No doubt almost everyone reading this is feeling the pinch. You’re most likely paying more than $4.00 per gallon for gasoline; you’re also paying more for everything else as a result of record-high oil prices. On the heels of the housing and mortgage crisis, the oil crunch could not have come at a worse time for some people. (The Iraq War isn’t helping any, as American forces are burning an astonishing 3 million gallons per day in the effort.)
As a result we are all tightening our belts. The blog hostess at Benedicamus Domino – another northern California Catholic blog – would like to know what you are doing to cut back. Indeed, she has an impressive list of her own – do give it a look. She writes:
“Rather, keeping in mind those who (especially now, with food shortages) have far less than we, and striving to avoid gluttony and idolatry, we should try to imitate the simplicity and humility of the Holy Family. This isn’t a left vs. right thing, or a commie vs. capitalist thing, or an atheist vs. believer thing. True, many of the ‘green’ ideas out there have been entangled with misanthropy and made-up goddess Earth theology. But at their essence, there is no reason why a Catholic cannot embrace practices that are thrifty, don’t pollute or pollute less, and try to best express the commandment to ‘love thy neighbor’…
So let’s strip away all of the earth-goddess, human-hating detritus and get down to one question: the essentials are becoming increasingly expensive. What are you doing to save money these days? Of course, the follow-up statement to the first statement is that it shouldn’t take an empty wallet to make simple, humble and charitable choices about where you spend money. We should aim for this moral trifecta even in times of plenty.”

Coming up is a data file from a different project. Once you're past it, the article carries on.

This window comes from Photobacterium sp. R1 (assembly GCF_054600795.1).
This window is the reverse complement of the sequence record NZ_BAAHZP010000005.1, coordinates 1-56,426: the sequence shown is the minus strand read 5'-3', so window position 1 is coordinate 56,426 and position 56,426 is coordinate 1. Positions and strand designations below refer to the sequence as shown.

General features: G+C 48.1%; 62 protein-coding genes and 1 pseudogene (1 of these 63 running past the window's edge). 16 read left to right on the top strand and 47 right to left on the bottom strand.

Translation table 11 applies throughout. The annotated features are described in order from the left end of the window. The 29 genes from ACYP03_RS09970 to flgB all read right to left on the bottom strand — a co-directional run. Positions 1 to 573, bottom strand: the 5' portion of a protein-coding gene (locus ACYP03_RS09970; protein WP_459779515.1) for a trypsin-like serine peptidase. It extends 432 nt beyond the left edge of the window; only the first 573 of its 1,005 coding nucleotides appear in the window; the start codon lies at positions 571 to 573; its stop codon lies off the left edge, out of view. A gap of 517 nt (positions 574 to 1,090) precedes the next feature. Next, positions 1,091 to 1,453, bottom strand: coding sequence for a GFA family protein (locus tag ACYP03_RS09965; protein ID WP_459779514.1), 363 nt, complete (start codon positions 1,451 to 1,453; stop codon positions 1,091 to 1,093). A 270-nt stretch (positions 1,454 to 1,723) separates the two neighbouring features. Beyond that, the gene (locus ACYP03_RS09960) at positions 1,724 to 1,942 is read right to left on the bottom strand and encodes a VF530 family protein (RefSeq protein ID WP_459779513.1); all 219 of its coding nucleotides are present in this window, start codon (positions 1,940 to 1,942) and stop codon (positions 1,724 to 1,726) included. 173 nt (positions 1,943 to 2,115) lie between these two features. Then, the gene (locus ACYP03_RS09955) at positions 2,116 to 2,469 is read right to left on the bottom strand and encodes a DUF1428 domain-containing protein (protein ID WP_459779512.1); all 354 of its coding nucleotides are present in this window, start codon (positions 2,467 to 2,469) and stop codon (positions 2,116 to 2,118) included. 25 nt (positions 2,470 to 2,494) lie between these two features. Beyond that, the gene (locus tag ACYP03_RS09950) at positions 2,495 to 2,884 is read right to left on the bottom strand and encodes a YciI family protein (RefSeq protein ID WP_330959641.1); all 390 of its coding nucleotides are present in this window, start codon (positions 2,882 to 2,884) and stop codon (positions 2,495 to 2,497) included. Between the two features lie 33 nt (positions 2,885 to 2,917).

Wise words, these. As for the Culbreaths, the changes we have made have not been made from lofty motives. I can say that we are definitely driving less. I normally like to meet my clients face-to-face because it is always more productive, especially when collecting documentation. But lately I’m using fax and e-mail even if it takes longer, even if it means doing without originals and using compromised images, even it means taking longer to establish good client relationships. When I do meet clients, I try to avoid meeting them for lunch. As a family we’ve stopped taking our occasional leisurely drive around the countryside. We’ve stopped making impulsive trips to town for this or that little thing we might “need”. We don’t really have an entertainment budget, so there’s nothing to cut back there. But I’ve had to put some farm projects on hold. The truth is that we haven’t really sat down to figure out what could, or should, be cut back, so I appreciate being reminded that a material crisis can be a spiritual opportunity.